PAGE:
Length: About 320 miles, plus side trips.
When to go: Popular year-round.
Words to the wise: Steep grades make some roads off-limits to RV’s.
Nearby attractions: Little Rock, state capital. Eureka Springs, mountainside resort community. Ozark Folk Center State Park, exhibits on Ozark mountain culture, Mountain View. Branson, MO, popular center for country music.
Further information: Arkansas Division of Tourism, 1 Capitol Mall, Little Rock, AR 72201; tel. 800-628-8725, www.arkansas.com. Forested slopes appear around almost every new bend along Scenic Highway 7—a route that traverses one national park and two national forests, the Ouachita (WASH-i-taw) and the Ozark. Side trips meander farther into the countryside, leading to nature preserves, tall mountain peaks, sparkling lakes, towering waterfalls, and outlandish yet appealing rock formations.
1. Hot Springs
A lively atmosphere pervades the city of Hot Springs, an engaging mix of tree-lined streets, coffee houses, antique shops, art galleries, hotels, and Victorian homes. What especially earns the place its far-flung renown, however, is Hot Springs National Park, where heated, mineral-laden waters flow to the earth’s surface at numerous springs. Although the park may be smaller and far less pristine than our grand nature preserves, its unique character and colorful history are pleasing compensations.
A row of ornate bathhouses on Central Avenue (Rte. 7) recalls the early 1900s, when health-seekers traveled to the springs in pursuit of cures. Today only one of the facilities—the Buckstaff—remains open but visitors still come to bathe in its soothing waters and stroll through the landscaped grounds, lush with magnolia trees and fountains. The Fordyce, another of the old bathhouses, operates as a museum and visitor center. In addition to its exhibits on the workings of the springs, the Fordyce details the region’s past, especially the city’s heyday, when gangsters and movie stars gambled in local casinos.
Secondary roads wind up and down the ZigZag Mountains, the idyllic background for the city and park. One unforgettable drive—with hairpin curves and steep ascents—leads to the observation tower at the crest of Hot Springs Mountain. The view looks out on the dense forests that cover both the nearby and faraway mountains, an especially dazzling sight when autumn colors the leaves.
New to the spa city is breathtaking Garvan Woodland Gardens, located on a wooded peninsula jutting into Lake Hamilton. Its floral landscapes, streams, and waterfalls—as well as hundreds of native and exotic plant species—make a visit well worthwhile.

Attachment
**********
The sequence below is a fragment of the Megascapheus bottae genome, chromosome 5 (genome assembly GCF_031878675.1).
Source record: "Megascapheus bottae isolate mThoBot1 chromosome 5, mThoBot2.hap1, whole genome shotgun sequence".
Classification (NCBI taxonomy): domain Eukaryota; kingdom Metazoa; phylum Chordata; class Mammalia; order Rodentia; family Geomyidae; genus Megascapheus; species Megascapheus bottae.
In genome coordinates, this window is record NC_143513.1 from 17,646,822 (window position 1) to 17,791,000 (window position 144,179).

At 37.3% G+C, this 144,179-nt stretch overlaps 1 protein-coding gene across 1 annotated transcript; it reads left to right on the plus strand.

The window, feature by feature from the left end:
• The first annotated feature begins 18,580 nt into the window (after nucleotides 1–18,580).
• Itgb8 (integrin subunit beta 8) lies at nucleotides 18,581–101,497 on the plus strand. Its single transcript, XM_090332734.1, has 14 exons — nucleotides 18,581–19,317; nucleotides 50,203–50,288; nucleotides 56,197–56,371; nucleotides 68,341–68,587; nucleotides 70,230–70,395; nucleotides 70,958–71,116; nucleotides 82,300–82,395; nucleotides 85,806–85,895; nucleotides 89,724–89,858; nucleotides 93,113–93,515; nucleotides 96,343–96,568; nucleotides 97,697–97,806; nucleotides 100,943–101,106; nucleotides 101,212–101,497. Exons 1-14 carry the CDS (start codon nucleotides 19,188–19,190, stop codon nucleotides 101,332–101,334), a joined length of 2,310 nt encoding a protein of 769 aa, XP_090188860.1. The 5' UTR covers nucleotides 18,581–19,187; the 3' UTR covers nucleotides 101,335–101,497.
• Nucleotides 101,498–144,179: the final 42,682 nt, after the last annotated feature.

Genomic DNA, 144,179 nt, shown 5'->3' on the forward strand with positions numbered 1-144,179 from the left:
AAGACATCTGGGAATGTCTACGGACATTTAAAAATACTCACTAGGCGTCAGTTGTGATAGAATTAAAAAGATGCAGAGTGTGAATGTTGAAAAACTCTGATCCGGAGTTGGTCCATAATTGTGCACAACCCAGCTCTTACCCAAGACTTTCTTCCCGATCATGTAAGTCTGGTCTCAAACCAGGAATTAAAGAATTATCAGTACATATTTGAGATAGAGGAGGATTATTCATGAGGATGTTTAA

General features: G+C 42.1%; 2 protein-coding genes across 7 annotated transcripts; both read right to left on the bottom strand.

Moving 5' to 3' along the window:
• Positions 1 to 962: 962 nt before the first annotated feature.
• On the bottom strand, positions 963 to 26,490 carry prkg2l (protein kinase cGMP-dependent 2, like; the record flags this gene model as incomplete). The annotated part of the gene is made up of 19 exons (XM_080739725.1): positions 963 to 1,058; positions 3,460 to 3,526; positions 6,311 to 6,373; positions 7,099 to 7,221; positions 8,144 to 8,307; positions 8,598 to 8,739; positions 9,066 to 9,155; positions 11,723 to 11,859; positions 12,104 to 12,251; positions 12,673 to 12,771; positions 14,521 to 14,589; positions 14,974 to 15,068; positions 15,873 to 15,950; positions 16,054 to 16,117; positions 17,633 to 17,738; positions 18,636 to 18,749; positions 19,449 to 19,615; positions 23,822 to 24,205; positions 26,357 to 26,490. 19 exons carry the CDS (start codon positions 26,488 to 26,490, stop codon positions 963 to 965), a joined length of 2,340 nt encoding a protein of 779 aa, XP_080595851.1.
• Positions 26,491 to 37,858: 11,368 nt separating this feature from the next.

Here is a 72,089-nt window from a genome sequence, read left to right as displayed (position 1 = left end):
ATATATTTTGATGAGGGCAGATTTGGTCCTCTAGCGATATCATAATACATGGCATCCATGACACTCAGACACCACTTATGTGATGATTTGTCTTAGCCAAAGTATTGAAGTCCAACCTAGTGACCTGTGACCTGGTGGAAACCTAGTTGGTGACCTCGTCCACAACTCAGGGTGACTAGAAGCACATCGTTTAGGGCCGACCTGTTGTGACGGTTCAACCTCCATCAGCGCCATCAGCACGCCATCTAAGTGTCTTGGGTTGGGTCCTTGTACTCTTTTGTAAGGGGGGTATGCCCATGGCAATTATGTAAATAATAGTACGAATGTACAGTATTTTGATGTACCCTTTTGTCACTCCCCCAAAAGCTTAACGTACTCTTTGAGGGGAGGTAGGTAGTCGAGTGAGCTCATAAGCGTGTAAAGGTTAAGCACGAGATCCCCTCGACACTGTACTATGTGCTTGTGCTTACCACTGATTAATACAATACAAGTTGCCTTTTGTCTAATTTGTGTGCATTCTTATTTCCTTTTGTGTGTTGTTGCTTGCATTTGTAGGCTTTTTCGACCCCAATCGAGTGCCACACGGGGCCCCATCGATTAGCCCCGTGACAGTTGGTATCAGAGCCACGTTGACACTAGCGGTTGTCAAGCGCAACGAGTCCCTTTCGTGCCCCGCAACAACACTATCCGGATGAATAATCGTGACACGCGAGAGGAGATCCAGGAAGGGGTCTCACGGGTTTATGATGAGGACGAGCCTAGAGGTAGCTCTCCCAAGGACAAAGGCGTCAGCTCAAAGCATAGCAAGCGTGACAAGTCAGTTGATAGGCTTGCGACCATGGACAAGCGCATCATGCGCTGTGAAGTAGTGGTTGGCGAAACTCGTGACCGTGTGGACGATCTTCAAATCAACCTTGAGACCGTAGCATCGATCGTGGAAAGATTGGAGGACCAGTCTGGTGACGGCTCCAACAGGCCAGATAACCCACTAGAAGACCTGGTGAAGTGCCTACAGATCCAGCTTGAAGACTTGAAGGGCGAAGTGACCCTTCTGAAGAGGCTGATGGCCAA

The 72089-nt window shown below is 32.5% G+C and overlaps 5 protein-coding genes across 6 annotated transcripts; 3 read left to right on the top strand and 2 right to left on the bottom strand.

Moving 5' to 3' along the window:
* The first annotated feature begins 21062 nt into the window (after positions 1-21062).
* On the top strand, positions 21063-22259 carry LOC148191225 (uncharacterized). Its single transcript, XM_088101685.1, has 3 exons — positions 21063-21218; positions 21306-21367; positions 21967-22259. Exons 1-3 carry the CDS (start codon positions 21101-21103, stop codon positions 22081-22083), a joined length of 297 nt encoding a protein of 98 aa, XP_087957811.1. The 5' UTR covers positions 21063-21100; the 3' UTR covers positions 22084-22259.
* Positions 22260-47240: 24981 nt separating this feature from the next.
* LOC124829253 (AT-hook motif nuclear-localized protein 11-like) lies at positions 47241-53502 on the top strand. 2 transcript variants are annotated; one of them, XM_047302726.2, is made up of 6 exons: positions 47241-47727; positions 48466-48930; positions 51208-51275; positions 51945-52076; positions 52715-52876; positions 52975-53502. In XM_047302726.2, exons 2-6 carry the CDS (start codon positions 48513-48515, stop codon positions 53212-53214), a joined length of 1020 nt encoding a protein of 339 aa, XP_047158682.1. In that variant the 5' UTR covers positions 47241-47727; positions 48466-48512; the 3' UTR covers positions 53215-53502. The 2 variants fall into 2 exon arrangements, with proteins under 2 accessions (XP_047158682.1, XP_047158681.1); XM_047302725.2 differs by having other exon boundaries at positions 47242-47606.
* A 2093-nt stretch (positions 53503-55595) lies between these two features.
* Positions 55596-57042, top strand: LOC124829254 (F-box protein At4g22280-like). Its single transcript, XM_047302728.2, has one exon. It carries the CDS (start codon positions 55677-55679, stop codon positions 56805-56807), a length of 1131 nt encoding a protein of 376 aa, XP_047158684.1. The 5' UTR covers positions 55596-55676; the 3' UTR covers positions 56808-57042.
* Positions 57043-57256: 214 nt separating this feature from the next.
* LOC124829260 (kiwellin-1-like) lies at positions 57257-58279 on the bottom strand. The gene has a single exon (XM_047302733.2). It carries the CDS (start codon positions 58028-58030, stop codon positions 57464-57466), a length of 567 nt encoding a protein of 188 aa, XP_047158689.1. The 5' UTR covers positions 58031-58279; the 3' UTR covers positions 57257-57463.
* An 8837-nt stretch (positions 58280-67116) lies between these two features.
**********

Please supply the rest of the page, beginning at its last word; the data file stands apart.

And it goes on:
2. Lake Ouachita State Park
Before continuing on Rte. 7, consider a side trip on Rtes. 270 and 227 to Lake Ouachita. Set amid a forest of pines, the park offers nature talks and tours, cabins, and camping, as well as springs and trails. The lake—large, scalloped with coves, and notable for its cleanliness—is ideal for all sorts of water sports. For those who try fishing, the catch might include bass, bream, trout, and catfish.
3. Ouachita National Forest
Heading north from Hot Springs, Scenic Highway 7 passes souvenir shops, stores offering quartz and other rocks, fruit stands, sparkling creeks, and tree-covered hills. Farther along, the highway carves a course for more than 23 miles through Ouachita National Forest.
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Soon after entering these wooded wilds, the drive runs downhill beside Trace Creek, which rushes beneath a canopy of shortleaf pines and hardwood trees. Thousands of wildflowers—orchids, lilies, and irises, among them—also thrive along the road.
Campsites are plentiful, and to while away the day, visitors can be on the watch for such creatures as white-tailed deer, beavers, great blue herons, and wild turkeys. In the morning a chorus of songbirds greets the dawn, and come nighttime, owls and frogs sing their own peculiar brands of music.
4. Holla Bend National Wildlife Refuge
After descending from the rounded hills of the Ouachita Mountains, Rte. 7 wends on to the Arkansas River and the large fertile valley floodplain it has helped to create over millions of years.
At Centerville, head east on Rte. 154 to the turnoff for Holla Bend National Wildlife Refuge, where bobcats, coyotes, beavers, and deer are among year-round denizens. An eight-mile driving tour starts near the Arkansas River and leads past levees, lakes, marshes, farmlands, and forests.
5. Petit Jean State Park
Farther east on Rte. 154, pause for a visit at Petit Jean State Park, a mountaintop preserve that can be explored on a self-guiding auto tour. Among the sights to be seen are a pioneer cabin, panoramic overlooks, and Cedar Falls, where a stream makes a 94-foot plunge into Cedar Creek Canyon.